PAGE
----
Although homeowner associations and management companies possess good intentions when it comes to regulating families and children, they must be careful not to discriminate against families by enacting rules and restrictions that treat families with children differently. Typical rules and restrictions that are considered discriminatory include: restricting children to certain portions of an Association’s common area, the setting of age limitations on certain facilities inside the Association. Despite the fact that associations and their governing entities are private, nonprofit corporations or organizations, California State and Federal courts have applied anti-discrimination statutes such that condominium associations are bound by statutes such as the Fair Housing Act, California Government Code § 12955, and California Civil Code §§ 51-52. Under such statutes, associations cannot discriminate against families or children, unless there is a legitimate health, safety, or business reason.
In a recent federal case, Housing Rights Center, et al. v. Rivera Town Homes, et al., CV02-5163PA, the Housing Center and seven families sued a condominium association, and its property management company alleging that Rivera Town Homes discriminated against the Plaintiffs on the basis of familial status. More specifically, the plaintiffs alleged that Rivera Town Homes enforced a rule prohibiting children from playing in the Association’s common areas, which included grass covered yards and balconies. On February 12, 2003, the Federal Court issued a Consent Decree and Final Order requiring Rivera Town Homes to pay plaintiffs $130,000.00 along with repealing all rules regarding children. Rivera Town Homes also agreed to a two-year program of training for staff, the management company, and the board members.
The Plaintiffs’ claim stemmed, in part, from allegations of severe emotional distress brought on by discrimination against familial status. Such allegations were supported and endorsed by Los Angeles child physiologist Dr. Robert Caper who wrote: “Children need easily accessible outside places to play. Playing outside is an important part of the child’s developmental program to differentiate himself or herself physiologically from his or her parents. . . . Children who are cooped up exhibit signs of stress, and this, in turn, causes stress to their parents, which in turn has a direct effect on their ability to parent well, which causes additional stress to their children and so on in a vicious cycle.” In other words, children associate the discriminatory rules, enacted by Associations with their parents’ rules, which adversely affects the parent-child relationship.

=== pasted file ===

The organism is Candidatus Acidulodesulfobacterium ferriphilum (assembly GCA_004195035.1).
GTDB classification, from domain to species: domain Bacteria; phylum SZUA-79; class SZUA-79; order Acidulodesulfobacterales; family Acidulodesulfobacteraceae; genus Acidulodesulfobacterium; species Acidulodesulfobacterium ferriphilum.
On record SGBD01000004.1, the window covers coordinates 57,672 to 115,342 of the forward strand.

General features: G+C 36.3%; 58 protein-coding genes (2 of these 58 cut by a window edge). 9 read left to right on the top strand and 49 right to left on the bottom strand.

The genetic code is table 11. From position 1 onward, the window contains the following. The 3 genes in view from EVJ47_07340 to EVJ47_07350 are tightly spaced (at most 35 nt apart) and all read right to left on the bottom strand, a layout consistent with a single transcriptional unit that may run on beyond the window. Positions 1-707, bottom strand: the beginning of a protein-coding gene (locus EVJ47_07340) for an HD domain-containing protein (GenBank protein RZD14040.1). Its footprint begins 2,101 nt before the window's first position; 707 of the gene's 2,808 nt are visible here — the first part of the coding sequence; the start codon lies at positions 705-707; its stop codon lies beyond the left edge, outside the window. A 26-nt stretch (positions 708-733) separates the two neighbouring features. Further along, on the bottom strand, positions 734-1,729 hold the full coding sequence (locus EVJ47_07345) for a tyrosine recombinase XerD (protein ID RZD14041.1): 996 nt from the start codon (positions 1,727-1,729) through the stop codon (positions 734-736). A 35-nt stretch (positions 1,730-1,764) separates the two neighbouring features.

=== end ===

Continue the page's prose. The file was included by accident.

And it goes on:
Whether or not Dr. Caper’s findings are valid is irrelevant. Even though Rivera Town Homes denied all allegations referenced in the Complaint, it was ordered to pay a substantial amount of money, and it expended resources to change its CC&Rs, and to comply with the remaining terms of the Consent Decree and Final Order. The Association incurred a substantial monetary loss due to discriminatory rules and restrictions. Moreover, Housing Rights Center et al. v. Rivera Town Homes, et al. is just one example of how courts oppose discrimination against families and children and the Fair Housing Act and other similar statutes can be used against associations that overreach when attempting to control the behavior of children and families.
In another recent federal case, entitled Llanos v. Estate of Anthony Coehle, involving the designation of “family pools” and “adult areas” of the Association, the Court found that the Association=s rules which restricted children’s swimming pool access to family pools and prohibited children from playing in and around adult areas of the complex was discriminatory and violated the Fair Housing Act. The Court reasoned that such restrictions “steered” families with children away from areas in the complex where families without children were allowed to go. Therefore, unless the restriction is excepted through a good health, safety, or business reason, it will be discriminatory and illegal if such restriction discriminates against families and children by treating the latter differently.
Associations and their Management Companies should be cautious when constructing rules that concern families and children. If the restriction treats families with children different than families without children — absent a compelling reason — it will be held to be discriminatory and legal action may be taken by homeowners as well as government agencies against the association. Before drafting such rules, it is always a good idea to consult a legal professional in the area, who can help reduce the likelihood of restrictions being found invalid or discriminatory. Professional consultation will also reduce long term costs such as litigation expenses that may arise if a lawsuit is pursued by a homeowner or government agency. The bottom line is that these efforts on the front end will help to reduce the likelihood of adverse outcomes for associations such as the one in the Rivera Town Homes case.